Use different levels of pressure — light, medium, and firm — to feel each part of your breast. This will allow you to feel the various layers of tissue in the breast. Start with light pressure, increase to medium pressure, and finish with firm pressure to feel the deepest tissue. When you have covered the entire breast, use your finger and thumb to gently squeeze your nipple, watching for any discharge. Then put your left arm behind your head and check your left breast the same way.
While you're doing the exam, it's a good idea not to take your hand off your breast so you don't miss a spot. You should also check your armpits for any lumps. Girls who have large breasts should also feel their breasts from the side, while lying on one side and then the other.
As you feel your breasts, you may notice lumps or bumps. This is usually normal — just like so many things about people, breasts are unique. Some girls' breasts are large, some are small; some are symmetrical, others are not. Some healthy breasts feel really bumpy, whereas others are less so. Most teens have healthy breasts no matter what they look or feel like. But if you're worried about the way your breasts look or feel, let your doctor know.
If you feel an unusual lump in your breast, don't panic — breast cancer is extremely rare in teens. In fact, among teen girls, the most common type of breast lump is usually related to normal breast growth and development. Other common conditions can cause a breast lump, such as a noncancerous growth known as a fibroadenoma, and small, fluid-filled cysts that tend to vary in size with a girl's menstrual cycle and are called fibrocystic breast changes.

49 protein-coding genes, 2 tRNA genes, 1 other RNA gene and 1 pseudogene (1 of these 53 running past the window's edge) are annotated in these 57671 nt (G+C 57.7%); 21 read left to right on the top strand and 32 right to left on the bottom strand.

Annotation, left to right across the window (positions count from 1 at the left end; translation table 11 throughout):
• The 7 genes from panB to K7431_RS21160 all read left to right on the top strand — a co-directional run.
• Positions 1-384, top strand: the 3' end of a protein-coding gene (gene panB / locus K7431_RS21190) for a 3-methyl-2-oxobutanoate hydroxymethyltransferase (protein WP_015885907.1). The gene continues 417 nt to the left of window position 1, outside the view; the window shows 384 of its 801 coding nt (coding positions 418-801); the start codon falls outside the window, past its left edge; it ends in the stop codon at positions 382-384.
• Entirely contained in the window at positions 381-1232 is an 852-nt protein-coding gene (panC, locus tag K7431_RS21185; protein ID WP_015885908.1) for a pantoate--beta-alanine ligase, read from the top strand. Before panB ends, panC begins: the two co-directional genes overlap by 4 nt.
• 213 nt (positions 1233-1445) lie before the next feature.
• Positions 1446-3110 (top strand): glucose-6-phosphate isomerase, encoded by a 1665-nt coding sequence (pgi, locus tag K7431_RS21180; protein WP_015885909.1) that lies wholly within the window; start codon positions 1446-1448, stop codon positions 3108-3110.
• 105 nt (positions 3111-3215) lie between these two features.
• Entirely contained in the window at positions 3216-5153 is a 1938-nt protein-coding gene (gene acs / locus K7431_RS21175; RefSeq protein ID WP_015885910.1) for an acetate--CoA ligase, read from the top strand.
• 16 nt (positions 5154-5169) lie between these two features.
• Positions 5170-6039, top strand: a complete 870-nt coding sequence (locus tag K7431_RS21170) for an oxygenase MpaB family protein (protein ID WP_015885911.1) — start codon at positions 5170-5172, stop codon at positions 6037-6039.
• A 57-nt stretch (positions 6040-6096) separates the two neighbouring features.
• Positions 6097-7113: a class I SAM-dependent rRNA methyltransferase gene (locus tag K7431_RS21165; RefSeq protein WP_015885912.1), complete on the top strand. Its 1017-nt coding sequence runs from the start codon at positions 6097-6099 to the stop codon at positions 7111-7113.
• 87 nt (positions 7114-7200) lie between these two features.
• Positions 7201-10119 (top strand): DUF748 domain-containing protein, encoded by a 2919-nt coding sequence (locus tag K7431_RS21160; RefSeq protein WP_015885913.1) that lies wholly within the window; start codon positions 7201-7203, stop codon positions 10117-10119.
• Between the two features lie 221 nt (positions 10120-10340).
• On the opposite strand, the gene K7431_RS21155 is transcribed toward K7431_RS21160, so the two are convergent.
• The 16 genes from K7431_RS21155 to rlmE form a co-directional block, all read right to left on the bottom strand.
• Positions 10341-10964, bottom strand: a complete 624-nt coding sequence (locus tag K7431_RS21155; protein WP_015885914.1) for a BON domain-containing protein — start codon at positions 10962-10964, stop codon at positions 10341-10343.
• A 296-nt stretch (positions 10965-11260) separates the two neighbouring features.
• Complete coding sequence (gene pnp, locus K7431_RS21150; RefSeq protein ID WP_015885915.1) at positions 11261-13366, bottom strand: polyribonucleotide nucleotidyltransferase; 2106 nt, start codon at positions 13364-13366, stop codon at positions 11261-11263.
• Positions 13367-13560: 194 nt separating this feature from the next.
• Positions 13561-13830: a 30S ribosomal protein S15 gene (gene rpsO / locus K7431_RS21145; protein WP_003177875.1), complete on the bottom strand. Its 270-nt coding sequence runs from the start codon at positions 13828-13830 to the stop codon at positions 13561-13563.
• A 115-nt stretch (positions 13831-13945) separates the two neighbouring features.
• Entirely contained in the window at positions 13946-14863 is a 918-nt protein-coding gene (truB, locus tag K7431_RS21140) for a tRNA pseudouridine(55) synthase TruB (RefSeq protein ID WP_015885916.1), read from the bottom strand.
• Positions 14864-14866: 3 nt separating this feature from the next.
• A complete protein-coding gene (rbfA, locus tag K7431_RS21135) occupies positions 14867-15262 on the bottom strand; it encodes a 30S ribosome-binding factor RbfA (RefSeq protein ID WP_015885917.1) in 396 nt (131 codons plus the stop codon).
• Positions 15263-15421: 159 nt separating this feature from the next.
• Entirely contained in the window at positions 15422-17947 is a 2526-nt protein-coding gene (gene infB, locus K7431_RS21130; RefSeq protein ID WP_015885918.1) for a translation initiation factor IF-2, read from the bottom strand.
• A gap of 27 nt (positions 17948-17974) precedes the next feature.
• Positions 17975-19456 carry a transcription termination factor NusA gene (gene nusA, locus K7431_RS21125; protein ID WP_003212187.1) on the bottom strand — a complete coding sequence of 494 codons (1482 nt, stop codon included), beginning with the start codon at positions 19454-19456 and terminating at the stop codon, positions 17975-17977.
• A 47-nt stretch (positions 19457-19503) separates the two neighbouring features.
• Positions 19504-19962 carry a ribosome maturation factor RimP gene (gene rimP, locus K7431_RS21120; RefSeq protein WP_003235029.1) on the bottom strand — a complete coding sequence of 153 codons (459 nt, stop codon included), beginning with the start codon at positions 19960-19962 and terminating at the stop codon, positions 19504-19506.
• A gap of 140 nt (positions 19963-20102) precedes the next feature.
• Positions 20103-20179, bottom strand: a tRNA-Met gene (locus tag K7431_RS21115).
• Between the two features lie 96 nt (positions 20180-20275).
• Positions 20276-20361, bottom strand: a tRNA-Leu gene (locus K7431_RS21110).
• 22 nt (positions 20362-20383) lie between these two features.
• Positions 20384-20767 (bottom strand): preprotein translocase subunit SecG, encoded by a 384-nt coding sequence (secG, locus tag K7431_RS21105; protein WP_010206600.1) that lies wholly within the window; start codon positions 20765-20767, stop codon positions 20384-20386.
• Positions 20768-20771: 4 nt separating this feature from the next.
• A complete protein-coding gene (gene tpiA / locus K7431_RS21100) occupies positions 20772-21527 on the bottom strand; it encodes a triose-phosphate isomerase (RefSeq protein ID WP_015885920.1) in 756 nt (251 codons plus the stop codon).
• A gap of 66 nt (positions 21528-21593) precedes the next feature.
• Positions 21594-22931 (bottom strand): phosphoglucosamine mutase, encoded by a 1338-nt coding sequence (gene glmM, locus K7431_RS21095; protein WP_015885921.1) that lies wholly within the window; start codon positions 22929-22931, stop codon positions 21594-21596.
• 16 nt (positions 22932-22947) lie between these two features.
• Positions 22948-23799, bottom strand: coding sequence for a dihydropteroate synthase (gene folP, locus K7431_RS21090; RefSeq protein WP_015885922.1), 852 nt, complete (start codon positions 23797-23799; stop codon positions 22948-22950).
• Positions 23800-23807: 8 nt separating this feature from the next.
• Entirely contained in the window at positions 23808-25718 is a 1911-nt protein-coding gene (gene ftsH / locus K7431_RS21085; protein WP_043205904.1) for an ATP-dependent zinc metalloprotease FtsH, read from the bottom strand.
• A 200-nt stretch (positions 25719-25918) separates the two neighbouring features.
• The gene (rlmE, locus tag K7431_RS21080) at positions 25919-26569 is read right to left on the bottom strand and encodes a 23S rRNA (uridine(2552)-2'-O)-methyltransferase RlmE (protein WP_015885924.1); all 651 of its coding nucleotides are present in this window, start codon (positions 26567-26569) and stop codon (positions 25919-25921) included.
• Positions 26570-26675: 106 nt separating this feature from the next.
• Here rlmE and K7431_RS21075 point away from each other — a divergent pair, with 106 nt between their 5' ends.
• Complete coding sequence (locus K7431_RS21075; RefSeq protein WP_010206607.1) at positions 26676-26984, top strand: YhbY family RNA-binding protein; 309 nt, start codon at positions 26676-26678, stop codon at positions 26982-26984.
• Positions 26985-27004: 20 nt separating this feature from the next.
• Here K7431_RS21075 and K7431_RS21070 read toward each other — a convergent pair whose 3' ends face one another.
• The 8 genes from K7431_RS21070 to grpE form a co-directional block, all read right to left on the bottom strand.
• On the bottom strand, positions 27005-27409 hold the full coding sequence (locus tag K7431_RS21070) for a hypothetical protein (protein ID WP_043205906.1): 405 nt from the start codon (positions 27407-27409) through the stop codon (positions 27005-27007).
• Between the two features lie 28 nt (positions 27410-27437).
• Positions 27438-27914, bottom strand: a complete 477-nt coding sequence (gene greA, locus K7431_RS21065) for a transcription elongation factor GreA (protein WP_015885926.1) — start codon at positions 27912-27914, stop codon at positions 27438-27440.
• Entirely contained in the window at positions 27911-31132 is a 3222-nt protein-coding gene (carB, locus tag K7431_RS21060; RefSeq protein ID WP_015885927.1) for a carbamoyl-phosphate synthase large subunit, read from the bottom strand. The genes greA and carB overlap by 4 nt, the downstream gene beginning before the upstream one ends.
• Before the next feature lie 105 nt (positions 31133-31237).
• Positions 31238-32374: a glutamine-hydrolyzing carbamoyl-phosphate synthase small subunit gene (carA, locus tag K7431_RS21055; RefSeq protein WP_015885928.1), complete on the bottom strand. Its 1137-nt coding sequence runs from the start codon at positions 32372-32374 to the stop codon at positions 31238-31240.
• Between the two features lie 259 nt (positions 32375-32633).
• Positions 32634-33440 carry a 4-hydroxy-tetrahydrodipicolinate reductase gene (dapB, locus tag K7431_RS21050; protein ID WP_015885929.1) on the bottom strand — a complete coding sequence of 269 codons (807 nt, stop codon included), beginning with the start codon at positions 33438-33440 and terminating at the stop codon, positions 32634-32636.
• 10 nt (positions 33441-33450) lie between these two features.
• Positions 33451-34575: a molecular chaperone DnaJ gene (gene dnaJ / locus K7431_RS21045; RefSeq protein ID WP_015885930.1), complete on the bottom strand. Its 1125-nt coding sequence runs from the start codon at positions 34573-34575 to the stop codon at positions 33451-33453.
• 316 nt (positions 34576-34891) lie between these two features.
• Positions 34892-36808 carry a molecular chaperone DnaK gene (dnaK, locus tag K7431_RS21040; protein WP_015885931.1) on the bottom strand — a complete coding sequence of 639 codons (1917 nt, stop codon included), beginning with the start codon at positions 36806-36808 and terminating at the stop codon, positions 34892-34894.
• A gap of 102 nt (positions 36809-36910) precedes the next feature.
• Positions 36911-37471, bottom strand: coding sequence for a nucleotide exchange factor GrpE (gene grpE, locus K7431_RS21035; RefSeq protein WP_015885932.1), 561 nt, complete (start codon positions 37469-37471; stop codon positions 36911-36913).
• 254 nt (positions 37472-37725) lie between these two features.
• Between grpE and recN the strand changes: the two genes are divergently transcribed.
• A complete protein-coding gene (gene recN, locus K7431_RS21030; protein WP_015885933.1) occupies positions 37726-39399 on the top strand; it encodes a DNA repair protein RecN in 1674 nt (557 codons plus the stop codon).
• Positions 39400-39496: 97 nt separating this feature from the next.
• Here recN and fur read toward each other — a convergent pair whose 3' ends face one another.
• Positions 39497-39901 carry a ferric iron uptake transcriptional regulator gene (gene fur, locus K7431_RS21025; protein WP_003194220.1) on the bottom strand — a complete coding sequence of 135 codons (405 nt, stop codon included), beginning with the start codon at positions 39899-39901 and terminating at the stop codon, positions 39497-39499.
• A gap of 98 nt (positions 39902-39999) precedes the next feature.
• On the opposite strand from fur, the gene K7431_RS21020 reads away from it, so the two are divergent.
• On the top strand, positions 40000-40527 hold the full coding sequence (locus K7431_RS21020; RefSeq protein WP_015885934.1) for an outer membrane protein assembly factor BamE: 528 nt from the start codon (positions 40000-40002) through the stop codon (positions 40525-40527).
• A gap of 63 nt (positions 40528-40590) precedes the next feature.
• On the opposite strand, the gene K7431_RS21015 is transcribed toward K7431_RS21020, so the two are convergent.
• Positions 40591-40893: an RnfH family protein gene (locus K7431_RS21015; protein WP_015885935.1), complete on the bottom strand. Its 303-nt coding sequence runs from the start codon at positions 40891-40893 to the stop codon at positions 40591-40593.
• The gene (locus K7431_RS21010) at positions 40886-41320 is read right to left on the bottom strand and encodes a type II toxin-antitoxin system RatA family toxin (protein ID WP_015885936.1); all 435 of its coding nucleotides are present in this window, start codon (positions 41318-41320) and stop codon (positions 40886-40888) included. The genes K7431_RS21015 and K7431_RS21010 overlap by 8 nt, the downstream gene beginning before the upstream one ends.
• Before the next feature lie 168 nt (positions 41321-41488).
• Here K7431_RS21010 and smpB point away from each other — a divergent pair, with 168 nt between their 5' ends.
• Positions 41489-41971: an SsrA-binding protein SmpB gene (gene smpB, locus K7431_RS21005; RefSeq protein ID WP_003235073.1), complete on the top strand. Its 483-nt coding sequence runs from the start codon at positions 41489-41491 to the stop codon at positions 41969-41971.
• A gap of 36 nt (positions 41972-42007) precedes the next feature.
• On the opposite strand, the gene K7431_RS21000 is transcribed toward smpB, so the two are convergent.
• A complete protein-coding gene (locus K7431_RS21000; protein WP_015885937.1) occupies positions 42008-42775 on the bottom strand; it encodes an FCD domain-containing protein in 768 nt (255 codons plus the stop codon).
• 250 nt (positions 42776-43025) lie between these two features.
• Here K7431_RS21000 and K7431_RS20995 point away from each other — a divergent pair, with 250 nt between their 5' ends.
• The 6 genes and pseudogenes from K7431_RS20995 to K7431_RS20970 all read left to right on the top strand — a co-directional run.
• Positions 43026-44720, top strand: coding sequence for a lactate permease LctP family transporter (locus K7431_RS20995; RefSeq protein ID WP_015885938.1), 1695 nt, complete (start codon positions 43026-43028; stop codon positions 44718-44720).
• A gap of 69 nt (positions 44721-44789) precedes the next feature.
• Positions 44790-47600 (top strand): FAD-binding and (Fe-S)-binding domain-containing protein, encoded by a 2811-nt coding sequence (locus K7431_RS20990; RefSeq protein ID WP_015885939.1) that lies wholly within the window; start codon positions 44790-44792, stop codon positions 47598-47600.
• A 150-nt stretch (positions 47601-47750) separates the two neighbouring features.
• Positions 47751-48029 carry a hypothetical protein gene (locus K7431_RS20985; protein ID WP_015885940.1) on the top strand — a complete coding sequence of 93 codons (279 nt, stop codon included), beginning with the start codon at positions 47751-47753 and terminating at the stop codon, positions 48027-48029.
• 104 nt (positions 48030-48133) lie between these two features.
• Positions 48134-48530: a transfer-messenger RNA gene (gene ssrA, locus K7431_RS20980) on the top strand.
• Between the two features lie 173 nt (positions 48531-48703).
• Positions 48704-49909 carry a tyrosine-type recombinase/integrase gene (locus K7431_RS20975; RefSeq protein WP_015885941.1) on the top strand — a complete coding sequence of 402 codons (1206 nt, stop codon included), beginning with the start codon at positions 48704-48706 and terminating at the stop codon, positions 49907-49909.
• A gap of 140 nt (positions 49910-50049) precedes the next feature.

Fibrocystic breast changes are common. In fact more than half of all women have them. They're related to the normal cycling of hormones associated with menstruation. Fibrocystic breast changes are typically worse just before and at the start of a girl's period.
If you feel a lump in your breast, talk to your doctor to see if the cause is one of these common conditions. If you have fibrocystic breast changes or other breast problems that may make it difficult to perform a good BSE, your doctor can help.
Infections can also cause breast lumps, as can an injury to the breast.
If you have any of these problems, you should talk to your doctor:
- pain in your breast that seems unrelated to your period
- a new lump, bump, or other change in your breast
- a red, hot, or swollen breast
- fluid or bloody discharge from your nipple
- a lump in your armpit or near your collarbone
- any questions or concerns about your breasts
The goal of a BSE is for you to get used to the way your breasts feel. The better you know your body, the healthier you can be!
Reviewed by: Larissa Hirsch, MD
Date reviewed: May 2010
Note: All information is for educational purposes only. For specific medical advice, diagnoses, and treatment, consult your doctor.